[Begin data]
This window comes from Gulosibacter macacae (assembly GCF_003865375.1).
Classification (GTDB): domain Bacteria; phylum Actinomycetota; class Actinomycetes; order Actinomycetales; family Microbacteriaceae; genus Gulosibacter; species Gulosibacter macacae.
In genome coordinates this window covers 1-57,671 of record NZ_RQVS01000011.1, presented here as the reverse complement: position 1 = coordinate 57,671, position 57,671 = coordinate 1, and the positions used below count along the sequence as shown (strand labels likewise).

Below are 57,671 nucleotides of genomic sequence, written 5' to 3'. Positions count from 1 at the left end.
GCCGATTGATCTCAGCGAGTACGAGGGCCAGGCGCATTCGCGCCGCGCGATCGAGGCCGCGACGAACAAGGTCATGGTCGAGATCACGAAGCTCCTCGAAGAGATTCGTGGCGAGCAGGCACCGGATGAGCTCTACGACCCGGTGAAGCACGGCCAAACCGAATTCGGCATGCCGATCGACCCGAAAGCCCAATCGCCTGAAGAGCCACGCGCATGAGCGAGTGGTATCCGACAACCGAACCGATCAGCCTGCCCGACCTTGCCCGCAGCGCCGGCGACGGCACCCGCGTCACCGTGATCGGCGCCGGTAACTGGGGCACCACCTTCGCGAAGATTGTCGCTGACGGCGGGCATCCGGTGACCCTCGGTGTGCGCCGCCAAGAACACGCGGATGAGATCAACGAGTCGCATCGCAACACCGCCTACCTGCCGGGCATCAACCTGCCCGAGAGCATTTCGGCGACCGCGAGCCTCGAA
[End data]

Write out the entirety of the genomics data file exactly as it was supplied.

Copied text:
This window comes from Gulosibacter macacae (assembly GCF_003865375.1).
Classification (GTDB): domain Bacteria; phylum Actinomycetota; class Actinomycetes; order Actinomycetales; family Microbacteriaceae; genus Gulosibacter; species Gulosibacter macacae.
In genome coordinates this window covers 1-57,671 of record NZ_RQVS01000011.1, presented here as the reverse complement: position 1 = coordinate 57,671, position 57,671 = coordinate 1, and the positions used below count along the sequence as shown (strand labels likewise).

Below are 57,671 nucleotides of genomic sequence, written 5' to 3'. Positions count from 1 at the left end.
GCCGATTGATCTCAGCGAGTACGAGGGCCAGGCGCATTCGCGCCGCGCGATCGAGGCCGCGACGAACAAGGTCATGGTCGAGATCACGAAGCTCCTCGAAGAGATTCGTGGCGAGCAGGCACCGGATGAGCTCTACGACCCGGTGAAGCACGGCCAAACCGAATTCGGCATGCCGATCGACCCGAAAGCCCAATCGCCTGAAGAGCCACGCGCATGAGCGAGTGGTATCCGACAACCGAACCGATCAGCCTGCCCGACCTTGCCCGCAGCGCCGGCGACGGCACCCGCGTCACCGTGATCGGCGCCGGTAACTGGGGCACCACCTTCGCGAAGATTGTCGCTGACGGCGGGCATCCGGTGACCCTCGGTGTGCGCCGCCAAGAACACGCGGATGAGATCAACGAGTCGCATCGCAACACCGCCTACCTGCCGGGCATCAACCTGCCCGAGAGCATTTCGGCGACCGCGAGCCTCGAA